AUGUSTA, Maine — The Maine Center for Disease Control and Prevention has confirmed the presence of Eastern equine encephalitis, or EEE, in mosquito pools in the towns of Alfred and York in York County.
Friday’s announcement marked the third time in less than a month that mosquito pools in southern Maine have tested positive for EEE.
On Friday, Maine CDC Director Dr. Sheila Pinette said additional positive tests are likely.
“We still have plenty of warm weather ahead in the next few weeks and this increases the possibility of additional positive pools,” Pinette said in a news release issued Friday.
EEE is a virus that is transmitted through the bite of an infected mosquito. It can cause serious illness in humans, large animals like horses and some species of birds, according to Maine CDC.
In 2012, a flock of 30 farm-raised pheasants in Lebanon died from Eastern equine encephalitis. The state also recorded its first-ever human case of West Nile virus, another infection spread through the bite of an infected mosquito, in a Cumberland County man.
EEE is rarer than West Nile, but more deadly. The virus can cause inflammation of the brain and leads to death in 35 percent to 50 percent of cases. Last fall, a Vermont man died of EEE.
Other New England states have detected EEE and West Nile this summer. A New Hampshire man contracted two related viruses never before seen in the state — Powassan virus, which is transmitted through a tick bite, and Jamestown Canyon virus, a mosquito-borne pathogen that circulates widely in North America but doesn’t typically sicken humans.
“EEE is a very serious illness,” State Epidemiologist Dr. Stephen Sears said recently. “Mainers need to take appropriate precautions against mosquitoes to prevent this illness.”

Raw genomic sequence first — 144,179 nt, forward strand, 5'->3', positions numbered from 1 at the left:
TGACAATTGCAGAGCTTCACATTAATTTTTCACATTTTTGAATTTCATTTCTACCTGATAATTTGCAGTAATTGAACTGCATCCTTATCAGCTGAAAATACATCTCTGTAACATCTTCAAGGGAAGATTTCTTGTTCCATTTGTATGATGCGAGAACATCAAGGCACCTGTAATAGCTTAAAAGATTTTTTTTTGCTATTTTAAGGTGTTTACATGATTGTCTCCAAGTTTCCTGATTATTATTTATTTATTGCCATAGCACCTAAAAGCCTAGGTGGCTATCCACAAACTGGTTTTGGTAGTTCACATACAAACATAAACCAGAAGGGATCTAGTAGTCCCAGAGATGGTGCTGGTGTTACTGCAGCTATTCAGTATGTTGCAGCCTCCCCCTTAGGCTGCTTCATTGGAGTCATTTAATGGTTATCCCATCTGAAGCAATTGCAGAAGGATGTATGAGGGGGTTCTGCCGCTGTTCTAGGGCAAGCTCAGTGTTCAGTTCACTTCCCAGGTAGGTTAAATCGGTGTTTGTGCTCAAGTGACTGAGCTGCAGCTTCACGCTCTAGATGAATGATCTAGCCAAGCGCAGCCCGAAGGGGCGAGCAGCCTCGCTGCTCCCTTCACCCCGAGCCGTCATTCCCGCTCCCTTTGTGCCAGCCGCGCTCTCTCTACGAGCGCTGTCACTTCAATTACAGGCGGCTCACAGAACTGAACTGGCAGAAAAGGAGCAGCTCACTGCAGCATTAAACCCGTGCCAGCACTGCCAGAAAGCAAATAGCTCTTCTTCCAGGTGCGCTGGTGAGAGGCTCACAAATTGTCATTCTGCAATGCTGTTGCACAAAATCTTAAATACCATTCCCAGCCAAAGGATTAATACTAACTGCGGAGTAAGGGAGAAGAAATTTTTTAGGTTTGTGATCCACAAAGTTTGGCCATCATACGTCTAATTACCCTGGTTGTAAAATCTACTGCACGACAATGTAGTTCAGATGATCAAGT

Maine CDC recommends the following preventive measures to protect against EEE, West Nile virus and other mosquito-borne illnesses:
• Avoid spending time outdoors at dawn and dusk when many species of mosquitoes are most active.
• Use an EPA-approved repellent when outdoors, especially around dawn and dusk, and always follow the instructions on the product’s label.
• Wear protective clothing when outdoors, including long-sleeved shirts, pants and socks.
• Use screens on windows and doors to keep mosquitoes out of the home.
• Empty standing water where mosquitoes can breed, such as from flower pots, buckets and barrels.
Maine’s Health and Environmental Laboratory routinely performs testing for EEE and West Nile virus in mosquitoes, large animals and humans. Maine stopped testing individual dead birds for mosquito-borne illnesses in 2006 and no longer uses them as an indicator for disease.
Maine CDC will continue to provide updated information on mosquito-borne disease surveillance in Maine on a weekly basis. These reports are posted every Monday from May through September at http://www.maine.gov/dhhs/mecdc/infectious-disease/epi/vector-borne/arboviral-surveillance.shtml.
Future positive tests will be announced through this report.
Information on pesticides and repellents is available at the Maine Board of Pesticides Control website at http://www.maine.gov/agriculture/pesticides/public/index.htm#mosquito.